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Serving: IA

Weed management in Iowa: What's changed?

Tyler Harris Waterhemp
PROBLEM WEED: Over the years, there have been changes in weeds considered "problem weeds." In 2016, the No. 1 problem weed was waterhemp, followed by giant ragweed and marestail, which tied for second. Interestingly, all three are native species.
A lot has changed over the last 40 years; after years of reliance solely on herbicide, what's next for weed management in Iowa?

For most growers, the days before Roundup Ready crops are a distant memory — younger growers may not even remember using bean buggies or field cultivation for weed control. But as Bob Hartzler, Iowa State University emeritus professor and Extension weed specialist pointed out in a recent Iowa Learning Farms webinar, a lot has changed in weed management in Iowa in the last 40 years.

"I arrived in Iowa in 1982. At that time, over 95% of the corn and soybean acres were being treated with herbicide," Hartzler said. "We reached saturation of herbicides on the acres sometime in the mid-’70s. Herbicides had become the dominant form of weed management by the start of the 1980s."

Herbicides through the years

Since then, herbicide use has stayed relatively consistent, but the kinds of herbicides used have changed. This has also resulted in a significant reduction in tillage.

Group 4 herbicides, like 2,4-D, dicamba (or in the case of soybeans, chloramben), were used in postemergence applications on about 25% of corn acres and 10% of soybean acres in 1985, according to USDA National Agricultural Statistics Service data. As of 2018, the use of Group 4 herbicides had risen to about 45% in corn acres, and had stayed the same for soybean acres.

Group 5 herbicides, or triazines, were used on about 60% of corn acres and 55% of soybean acres in 1985. As of 2018, use of Group 5 herbicides had remained relatively consistent in corn on about 55% of acres, and had dropped to 20% of soybean acres.

In soybeans, Group 3 herbicides like trifluralin (Treflan) and pendimethalin (Prowl), were used on about 70% of acres in 1985. Both of these herbicides required mechanical incorporation. As of 2018, Group 3 herbicides have dropped to less than 20% of soybean acres, allowing a reduction in tillage. These herbicides were largely replaced by Group 15 herbicides (rising from 20% of soybean acres in 1985 to 80% in 2018) for grass control.

Unsurprisingly, one of the groups to see the biggest change in use is Group 9, which includes glyphosate. Group 9 became dominant with the introduction of glyphosate-tolerant crops in the 1990s. According to USDA data, Group 9 herbicides were used on 65% of corn acres and more than 80% of soybean acres in 2018, rising from less than 10% in 1985.

Group 9 herbicides largely replaced Group 2 herbicides, or ALS inhibitors, which weren't introduced until the late 1980s. These herbicides were used on 50% to 60% of corn and soybean acres in the early 1990s, but have since dropped to around 20%.

In addition, Group 27 herbicides, or HPPD inhibitors, which were introduced in the late 1980s, saw a significant increase in use, and were used on about 70% of corn acres in 2018.

"Herbicide use has remained consistent over the last 40 years. There have just been changes in products used," Hartzler said. "We're relying on a fairly limited number of products to control weeds. That has led to a selection of weeds that are adapted to herbicide."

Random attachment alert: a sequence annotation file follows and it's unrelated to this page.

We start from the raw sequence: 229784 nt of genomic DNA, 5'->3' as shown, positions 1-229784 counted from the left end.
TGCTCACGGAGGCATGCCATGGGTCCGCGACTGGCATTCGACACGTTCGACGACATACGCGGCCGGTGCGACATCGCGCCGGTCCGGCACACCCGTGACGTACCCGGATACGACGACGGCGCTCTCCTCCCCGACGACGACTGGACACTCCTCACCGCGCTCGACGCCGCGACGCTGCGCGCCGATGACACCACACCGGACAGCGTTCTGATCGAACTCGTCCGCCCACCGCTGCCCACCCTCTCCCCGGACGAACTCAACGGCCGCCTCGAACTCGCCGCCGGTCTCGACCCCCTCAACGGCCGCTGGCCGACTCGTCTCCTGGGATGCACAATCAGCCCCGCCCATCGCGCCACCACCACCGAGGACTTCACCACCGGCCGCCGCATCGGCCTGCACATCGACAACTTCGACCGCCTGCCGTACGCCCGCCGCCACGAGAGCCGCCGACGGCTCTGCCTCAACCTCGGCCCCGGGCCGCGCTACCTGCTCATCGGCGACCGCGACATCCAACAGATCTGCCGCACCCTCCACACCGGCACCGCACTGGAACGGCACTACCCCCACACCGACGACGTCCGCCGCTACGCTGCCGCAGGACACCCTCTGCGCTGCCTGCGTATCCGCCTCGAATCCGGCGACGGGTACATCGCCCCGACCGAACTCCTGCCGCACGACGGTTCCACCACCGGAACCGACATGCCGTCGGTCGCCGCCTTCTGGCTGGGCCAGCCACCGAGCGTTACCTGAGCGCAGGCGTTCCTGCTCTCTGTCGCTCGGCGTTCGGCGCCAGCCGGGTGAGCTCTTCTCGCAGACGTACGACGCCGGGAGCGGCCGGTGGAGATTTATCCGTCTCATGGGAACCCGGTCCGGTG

Old weeds, new problems

There's also been a change in "problem weeds." Hartzler ranked the top problem weeds in the Corn Belt in 1982 and 2016, based on the number of citations in the North Central Weed Science Society's annual meeting proceedings. In the early 1980s, foxtail was the most-studied weed, followed by velvetleaf and redroot pigweed, with cocklebur and lambsquarters tying for last. In 2016, the No. 1 problem weed was waterhemp. Giant ragweed and marestail tied for second, followed by foxtail and lambsquarters. Interestingly, Hartzler noted the top three problem weeds in 2016 are native species.

"Those three native species represented 0.6% of the citations [in 1982]. But in 2016, they're greater than 60%," Hartzler said. "I find it intriguing that native species that have always been here, which were not viewed as big, agronomic weed problems, are now the dominant weeds."

Hartzler noted the first weed to show herbicide resistance in Iowa was kochia, which was resistant to Group 5 herbicides in 1985. Then came lambsquarters, which was confirmed resistant to Group 5 in the late 1980s. Both of the cases were confined to a relatively small number of acres. Bigger problems arose in the mid-1990s, when waterhemp was found to be resistant to Group 2 herbicides.

"At that time, probably 80% to 90% of soybean acres were being treated with a Group 2 herbicide. That resistance just spread across the state within a three- or four-year period," Hartzler said. "And waterhemp hasn't stopped evolving resistance to other herbicides since then."

Waterhemp developed resistance to Group 5 herbicides in the late 1990s, followed by Group 9, Group 14 and Group 27 in the 2000s. Meanwhile, giant ragweed and marestail have since developed resistance to Group 2 and Group 9 herbicides.

"Waterhemp is the best example of the consequences of this high level of reliance on herbicide that's going to change how we manage weeds," Hartzler said.

Whether this will mean a change in management strategies to include practices like cover crops or controlling weed seed at harvest, Hartzler noted that in the coming years, weed management will need to change from relying solely on herbicides.

"I just don't see how we can continue as we have the past 30 years, relying almost entirely on herbicides," he said. "I would hate to see us go back to using intensive tillage like we used to do."

TAGS: Weeds
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